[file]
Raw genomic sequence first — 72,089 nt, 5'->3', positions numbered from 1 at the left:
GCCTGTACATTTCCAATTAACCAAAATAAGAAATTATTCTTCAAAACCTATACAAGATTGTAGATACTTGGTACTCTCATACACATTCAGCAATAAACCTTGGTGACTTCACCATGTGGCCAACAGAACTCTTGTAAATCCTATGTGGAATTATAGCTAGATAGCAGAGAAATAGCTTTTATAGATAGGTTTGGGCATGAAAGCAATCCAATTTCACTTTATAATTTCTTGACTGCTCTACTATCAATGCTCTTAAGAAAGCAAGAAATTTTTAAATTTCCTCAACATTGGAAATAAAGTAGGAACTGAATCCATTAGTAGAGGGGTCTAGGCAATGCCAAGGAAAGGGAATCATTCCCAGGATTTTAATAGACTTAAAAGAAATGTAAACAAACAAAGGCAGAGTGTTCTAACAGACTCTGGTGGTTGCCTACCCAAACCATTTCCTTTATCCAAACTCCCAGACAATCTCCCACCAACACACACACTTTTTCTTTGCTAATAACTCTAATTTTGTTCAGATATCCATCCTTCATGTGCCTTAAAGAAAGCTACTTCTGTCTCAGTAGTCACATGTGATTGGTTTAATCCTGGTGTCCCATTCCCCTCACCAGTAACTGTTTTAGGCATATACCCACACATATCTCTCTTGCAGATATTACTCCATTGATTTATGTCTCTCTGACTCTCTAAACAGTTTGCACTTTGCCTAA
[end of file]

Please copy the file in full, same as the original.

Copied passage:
Raw genomic sequence first — 72,089 nt, 5'->3', positions numbered from 1 at the left:
GCCTGTACATTTCCAATTAACCAAAATAAGAAATTATTCTTCAAAACCTATACAAGATTGTAGATACTTGGTACTCTCATACACATTCAGCAATAAACCTTGGTGACTTCACCATGTGGCCAACAGAACTCTTGTAAATCCTATGTGGAATTATAGCTAGATAGCAGAGAAATAGCTTTTATAGATAGGTTTGGGCATGAAAGCAATCCAATTTCACTTTATAATTTCTTGACTGCTCTACTATCAATGCTCTTAAGAAAGCAAGAAATTTTTAAATTTCCTCAACATTGGAAATAAAGTAGGAACTGAATCCATTAGTAGAGGGGTCTAGGCAATGCCAAGGAAAGGGAATCATTCCCAGGATTTTAATAGACTTAAAAGAAATGTAAACAAACAAAGGCAGAGTGTTCTAACAGACTCTGGTGGTTGCCTACCCAAACCATTTCCTTTATCCAAACTCCCAGACAATCTCCCACCAACACACACACTTTTTCTTTGCTAATAACTCTAATTTTGTTCAGATATCCATCCTTCATGTGCCTTAAAGAAAGCTACTTCTGTCTCAGTAGTCACATGTGATTGGTTTAATCCTGGTGTCCCATTCCCCTCACCAGTAACTGTTTTAGGCATATACCCACACATATCTCTCTTGCAGATATTACTCCATTGATTTATGTCTCTCTGACTCTCTAAACAGTTTGCACTTTGCCTAA